Don't mix bleach with ammonia, acids, or other cleaners. Mixing bleach with common cleaning products can cause serious injuries. Be sure to always read the product label before using a cleaning product.
Sodium Hypochlorite is the active ingredient in chlorine bleach. It is found in household bleach and many other disinfectants. Sodium hypochlorite reacts with ammonia, drain cleaners, and other acids. Many household products state that they contain bleach on the label.
Mixing Bleach and Ammonia
When bleach is mixed with ammonia, toxic gases called chloramines are produced. Exposure to chloramine gases can cause the following symptoms:
- Shortness of breath.
- Watery eyes.
- Chest pain.
- Irritation to the throat, nose, and eyes.
- Pneumonia and fluid in the lungs.
In addition to using ammonia as a cleaning product, ammonia can be found in some glass and window cleaners, interior and exterior paints, and in urine (use caution when cleaning litter boxes, diaper pails, or toilet bowls).
Mixing Bleach and Acids
When chlorine bleach is mixed with an acid, chlorine gas is given off. Chlorine gas and water combine to make hydrochloric and hypochlorous acids.
Chlorine gas exposure, even at low levels and short periods of time, almost always irritates the mucous membranes (eyes, throat, and nose), and causes coughing and breathing problems, burning and watery eyes, and a runny nose. Higher levels of exposure can cause chest pain, more severe breathing difficulties, vomiting, pneumonia, and fluid in the lungs. Very high levels can cause death.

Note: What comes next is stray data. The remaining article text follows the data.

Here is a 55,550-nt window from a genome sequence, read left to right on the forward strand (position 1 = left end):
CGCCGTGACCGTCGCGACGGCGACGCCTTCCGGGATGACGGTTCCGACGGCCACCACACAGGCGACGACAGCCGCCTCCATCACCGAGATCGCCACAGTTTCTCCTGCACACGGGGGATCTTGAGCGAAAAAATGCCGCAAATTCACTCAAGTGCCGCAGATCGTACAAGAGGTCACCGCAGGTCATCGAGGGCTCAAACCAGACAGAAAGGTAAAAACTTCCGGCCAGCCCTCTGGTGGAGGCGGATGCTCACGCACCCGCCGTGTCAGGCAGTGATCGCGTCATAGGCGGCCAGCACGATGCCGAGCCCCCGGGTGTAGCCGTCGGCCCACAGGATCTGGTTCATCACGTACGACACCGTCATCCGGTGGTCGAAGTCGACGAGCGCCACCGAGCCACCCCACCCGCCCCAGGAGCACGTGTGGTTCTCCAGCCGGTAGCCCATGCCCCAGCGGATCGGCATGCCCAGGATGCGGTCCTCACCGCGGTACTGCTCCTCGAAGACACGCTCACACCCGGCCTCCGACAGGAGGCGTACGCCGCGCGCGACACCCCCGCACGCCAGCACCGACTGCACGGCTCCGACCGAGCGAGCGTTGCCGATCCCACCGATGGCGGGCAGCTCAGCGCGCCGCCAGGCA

Chlorine can be absorbed through the skin, resulting in pain, inflammation, swelling, and blistering. Hydrochloric acid also causes burns to the skin, eyes, nose, throat, mouth, and lungs.
Products containing acids include vinegar and some glass and window cleaners, automatic dishwasher detergents and rinses, toilet bowl cleaners, drain cleaners, rust removal products, and brick and concrete cleaners.
Mixing Bleach with Other Cleaning Products
Bleach also reacts with some oven cleaners, hydrogen peroxide, and some insecticides. Pool chemicals frequently contain calcium hypochlorite or sodium hypochlorite and should not be mixed with other cleaning products.
- Product labels usually have a toll-free telephone number that you can call to learn more about the product you have purchased. Most manufacturers also have web sites with product information.
- To report a hazardous substance release, contact the Washington State Department of Emergency Management at 1-800-258-5990.
- If you or someone you know has been exposed to a chemical mixture and is experiencing symptoms of illness, contact a health care provider or emergency response service (911).
Content Source: Indoor Air Quality Program